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(L) Brain Buildup of Delta-FosB Causes Addiction
Submitted by Gary Wilson on Tue, 12/07/2010 - 20:58
COMMENTS: Delta-FosB is a brain chemical (transcription factor) important in the formation of addictions. It builds up in "natural addictions," such as high consumption of fatty/sugary foods, and high levels of aerobic exercise and sexual activity (and no doubt, porn addiction). Some sources suggest that it declines around the 6-8th week of abstinence. We suspect this decline in Delta FosB is behind the big improvements people see once they get to the 8 week mark.
By William Mccall
Cocaine may be one of the toughest addictions to cure because it triggers a buildup of a protein that persists in the brain and stimulates genes that intensify the craving for the drug, new research suggests.
Scientists at the Yale School of Medicine were able to isolate the long-lived protein, called Delta-FosB, and show that it triggered addiction when released to a specific area of the brains of genetically engineered mice.
The protein (pronounced fawz-bee) isn't produced in the brain until addicts have used cocaine several times, or even for several years. But once the buildup begins, the need for the drug becomes overpowering and the user's behavior becomes increasingly compulsive.
``It's almost like a molecular switch,'' said Eric Nestler, who led the research. ``Once it's flipped on, it stays on, and doesn't go away easily.''
The findings, to be published Thursday in the journal Nature, were called ``elegant'' and ``brilliant'' by other researchers who said it offered the first concrete proof that drug use triggers a specific long-term change in brain chemistry.
The study indicates genetics is less a factor in addiction than prolonged drug use, said Alan Leshner, director of the National Institute on Drug Abuse, which funded part of the study.
``Your genes don't doom you to be an addict,'' Leshner said.
``They just make you more, or less, susceptible. We've never found one gene that keeps you from being an addict, or one that dictates you're going to be an addict.''
Nestler and his colleagues combined genetic and biochemical research to isolate the Delta-FosB protein and the area of the brain it affected, then did behavioral studies on the mice.
Once the level of Delta-FosB accumulates, it begins to regulate genes that control a region of the brain called the nucleus accumbens, an area involved in addictive behavior and pleasure responses.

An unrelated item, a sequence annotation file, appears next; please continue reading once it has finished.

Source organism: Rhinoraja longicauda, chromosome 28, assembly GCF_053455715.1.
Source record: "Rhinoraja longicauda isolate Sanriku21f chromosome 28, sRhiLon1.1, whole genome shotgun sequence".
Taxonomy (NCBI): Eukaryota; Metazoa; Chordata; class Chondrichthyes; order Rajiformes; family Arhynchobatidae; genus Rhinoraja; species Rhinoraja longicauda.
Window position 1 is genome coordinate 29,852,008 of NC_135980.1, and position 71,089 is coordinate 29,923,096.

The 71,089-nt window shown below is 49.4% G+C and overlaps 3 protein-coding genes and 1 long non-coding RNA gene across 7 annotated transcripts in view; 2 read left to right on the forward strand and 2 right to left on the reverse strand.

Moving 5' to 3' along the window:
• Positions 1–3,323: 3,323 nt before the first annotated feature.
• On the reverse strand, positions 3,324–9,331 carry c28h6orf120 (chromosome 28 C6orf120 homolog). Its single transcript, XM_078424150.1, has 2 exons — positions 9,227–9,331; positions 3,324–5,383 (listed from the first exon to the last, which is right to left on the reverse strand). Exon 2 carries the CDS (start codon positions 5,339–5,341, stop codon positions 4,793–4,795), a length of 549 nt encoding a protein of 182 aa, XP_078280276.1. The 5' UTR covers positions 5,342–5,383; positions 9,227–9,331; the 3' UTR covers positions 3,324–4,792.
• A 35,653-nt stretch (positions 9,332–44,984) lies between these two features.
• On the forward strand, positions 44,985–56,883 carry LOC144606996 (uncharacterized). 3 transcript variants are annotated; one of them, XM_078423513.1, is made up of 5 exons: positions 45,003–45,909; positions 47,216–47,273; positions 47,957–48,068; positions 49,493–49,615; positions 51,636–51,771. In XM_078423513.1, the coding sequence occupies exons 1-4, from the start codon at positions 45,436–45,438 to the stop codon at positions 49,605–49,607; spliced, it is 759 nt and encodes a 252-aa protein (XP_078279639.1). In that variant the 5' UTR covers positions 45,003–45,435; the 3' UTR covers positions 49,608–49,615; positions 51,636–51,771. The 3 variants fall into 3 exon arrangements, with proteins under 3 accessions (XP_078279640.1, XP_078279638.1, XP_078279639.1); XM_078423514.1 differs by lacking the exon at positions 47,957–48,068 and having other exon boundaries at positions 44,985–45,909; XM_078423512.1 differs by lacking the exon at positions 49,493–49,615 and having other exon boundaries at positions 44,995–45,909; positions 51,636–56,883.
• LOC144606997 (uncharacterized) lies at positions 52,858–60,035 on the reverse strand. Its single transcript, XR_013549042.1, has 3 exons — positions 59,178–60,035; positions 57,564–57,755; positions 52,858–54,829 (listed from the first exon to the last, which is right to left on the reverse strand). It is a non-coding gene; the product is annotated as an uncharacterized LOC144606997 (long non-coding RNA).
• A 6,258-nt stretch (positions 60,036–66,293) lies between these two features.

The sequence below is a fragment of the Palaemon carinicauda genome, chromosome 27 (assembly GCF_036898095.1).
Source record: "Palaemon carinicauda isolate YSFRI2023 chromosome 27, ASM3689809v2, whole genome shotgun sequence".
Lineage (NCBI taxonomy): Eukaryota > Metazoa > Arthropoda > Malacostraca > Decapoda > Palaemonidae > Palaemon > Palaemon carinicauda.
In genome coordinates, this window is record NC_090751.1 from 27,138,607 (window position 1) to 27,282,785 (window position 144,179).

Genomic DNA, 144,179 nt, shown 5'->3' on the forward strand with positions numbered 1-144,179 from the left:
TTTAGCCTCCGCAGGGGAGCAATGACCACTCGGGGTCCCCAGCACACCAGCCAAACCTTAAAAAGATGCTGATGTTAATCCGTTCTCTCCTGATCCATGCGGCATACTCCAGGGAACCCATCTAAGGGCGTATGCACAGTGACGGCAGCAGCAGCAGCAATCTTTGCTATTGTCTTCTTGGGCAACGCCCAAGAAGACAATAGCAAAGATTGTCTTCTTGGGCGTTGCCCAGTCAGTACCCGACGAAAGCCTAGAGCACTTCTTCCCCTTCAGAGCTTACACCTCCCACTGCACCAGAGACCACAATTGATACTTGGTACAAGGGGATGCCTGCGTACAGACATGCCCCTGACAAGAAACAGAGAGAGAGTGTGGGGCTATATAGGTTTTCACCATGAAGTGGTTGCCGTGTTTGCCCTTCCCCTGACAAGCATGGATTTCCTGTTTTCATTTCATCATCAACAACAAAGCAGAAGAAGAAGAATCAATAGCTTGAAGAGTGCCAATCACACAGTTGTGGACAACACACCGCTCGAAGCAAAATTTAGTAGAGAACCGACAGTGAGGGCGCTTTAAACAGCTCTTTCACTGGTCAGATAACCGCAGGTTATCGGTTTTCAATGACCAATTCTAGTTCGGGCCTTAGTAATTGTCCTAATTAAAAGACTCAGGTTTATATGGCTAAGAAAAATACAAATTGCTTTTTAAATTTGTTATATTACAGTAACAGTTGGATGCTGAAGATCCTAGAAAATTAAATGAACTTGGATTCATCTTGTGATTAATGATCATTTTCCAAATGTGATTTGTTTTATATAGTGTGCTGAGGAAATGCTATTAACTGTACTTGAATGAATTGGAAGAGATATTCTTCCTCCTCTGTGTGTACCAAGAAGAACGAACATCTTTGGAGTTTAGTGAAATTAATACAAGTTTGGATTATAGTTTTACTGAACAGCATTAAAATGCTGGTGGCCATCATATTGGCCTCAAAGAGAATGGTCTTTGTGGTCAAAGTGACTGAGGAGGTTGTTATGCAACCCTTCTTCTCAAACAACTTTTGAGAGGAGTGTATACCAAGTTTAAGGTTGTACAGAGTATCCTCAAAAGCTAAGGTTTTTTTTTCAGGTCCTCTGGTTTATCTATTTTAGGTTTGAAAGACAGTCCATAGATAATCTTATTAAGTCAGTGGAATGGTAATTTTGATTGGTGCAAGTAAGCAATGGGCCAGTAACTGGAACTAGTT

They speculated that Delta-FosB also activates other genes that produce biochemical compounds called glutamates, which carry messages in brain cells. Receptors in the brain cells become highly sensitive to glutamate, particularly in the nucleus accumbens.
To test the theory, they inserted a gene associated with glutamate into the nucleus accumbens of experimental mice. Those mice showed a ``dramatic'' increase in cocaine sensitivity, they reported.
``This is a major advance in our understanding of addiction,'' said Francis White, chairman of cellular and molecular pharmacology at Finch University of Health Sciences in Chicago.
Other researchers were more cautious, noting that addiction is a complex process in humans because it is linked to learning and multiple chemical pathways in the brain.
``It's not clear to me that there's a separate molecular pathway that's going to be assignable to drug abuse and not interfere with other learning,'' said Gary Aston-Jones of the University of Pennsylvania School of Medicine.
The craving for cocaine can be so powerful, a recovered addict who has avoided the drug for years may start feeling his or her heart race just by seeing something associated with drug use, such as a $100 bill or a familiar street corner, Aston-Jones said.
``You want to knock out the memory for the drug but you don't want to knock out the memory for the way home,'' he said.
Steve Hyman, director of the National Institute of Mental Health, said the study also indicated the buildup of the Delta-FosB protein might be a factor with other drugs, including amphetamine, morphine, heroin and nicotine.
``This is an important stepping stone but there is a long road to travel,'' Hyman said.